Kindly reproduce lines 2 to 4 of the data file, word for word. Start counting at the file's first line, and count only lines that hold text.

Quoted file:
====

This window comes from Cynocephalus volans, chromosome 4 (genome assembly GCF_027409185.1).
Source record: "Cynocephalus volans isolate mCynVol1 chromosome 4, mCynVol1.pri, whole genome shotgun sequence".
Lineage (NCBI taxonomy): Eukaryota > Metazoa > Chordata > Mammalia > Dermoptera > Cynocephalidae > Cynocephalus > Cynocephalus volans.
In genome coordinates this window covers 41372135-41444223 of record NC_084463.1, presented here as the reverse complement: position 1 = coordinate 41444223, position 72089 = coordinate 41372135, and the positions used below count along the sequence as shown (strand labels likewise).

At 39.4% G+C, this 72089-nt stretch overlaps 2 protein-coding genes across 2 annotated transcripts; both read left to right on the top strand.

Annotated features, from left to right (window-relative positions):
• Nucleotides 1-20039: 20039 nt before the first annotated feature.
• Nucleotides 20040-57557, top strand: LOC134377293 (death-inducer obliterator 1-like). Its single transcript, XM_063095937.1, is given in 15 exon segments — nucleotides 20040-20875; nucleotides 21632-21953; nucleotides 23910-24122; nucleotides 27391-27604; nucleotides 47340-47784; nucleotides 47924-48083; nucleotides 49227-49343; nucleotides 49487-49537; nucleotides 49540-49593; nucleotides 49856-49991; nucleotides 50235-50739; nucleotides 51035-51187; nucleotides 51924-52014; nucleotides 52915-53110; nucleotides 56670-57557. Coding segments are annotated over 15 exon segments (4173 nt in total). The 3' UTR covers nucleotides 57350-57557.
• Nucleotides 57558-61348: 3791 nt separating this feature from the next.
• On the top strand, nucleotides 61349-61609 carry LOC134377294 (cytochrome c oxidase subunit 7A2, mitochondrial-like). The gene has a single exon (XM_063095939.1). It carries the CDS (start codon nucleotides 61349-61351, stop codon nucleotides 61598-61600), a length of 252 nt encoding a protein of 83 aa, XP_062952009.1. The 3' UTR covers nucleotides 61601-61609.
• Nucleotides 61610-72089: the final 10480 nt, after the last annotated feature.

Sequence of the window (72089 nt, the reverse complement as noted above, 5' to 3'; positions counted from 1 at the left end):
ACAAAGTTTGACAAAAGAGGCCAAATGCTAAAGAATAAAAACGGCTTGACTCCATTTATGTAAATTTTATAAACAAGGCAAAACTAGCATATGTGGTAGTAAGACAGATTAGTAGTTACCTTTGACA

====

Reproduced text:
Source record: "Cynocephalus volans isolate mCynVol1 chromosome 4, mCynVol1.pri, whole genome shotgun sequence".
Lineage (NCBI taxonomy): Eukaryota > Metazoa > Chordata > Mammalia > Dermoptera > Cynocephalidae > Cynocephalus > Cynocephalus volans.
In genome coordinates this window covers 41372135-41444223 of record NC_084463.1, presented here as the reverse complement: position 1 = coordinate 41444223, position 72089 = coordinate 41372135, and the positions used below count along the sequence as shown (strand labels likewise).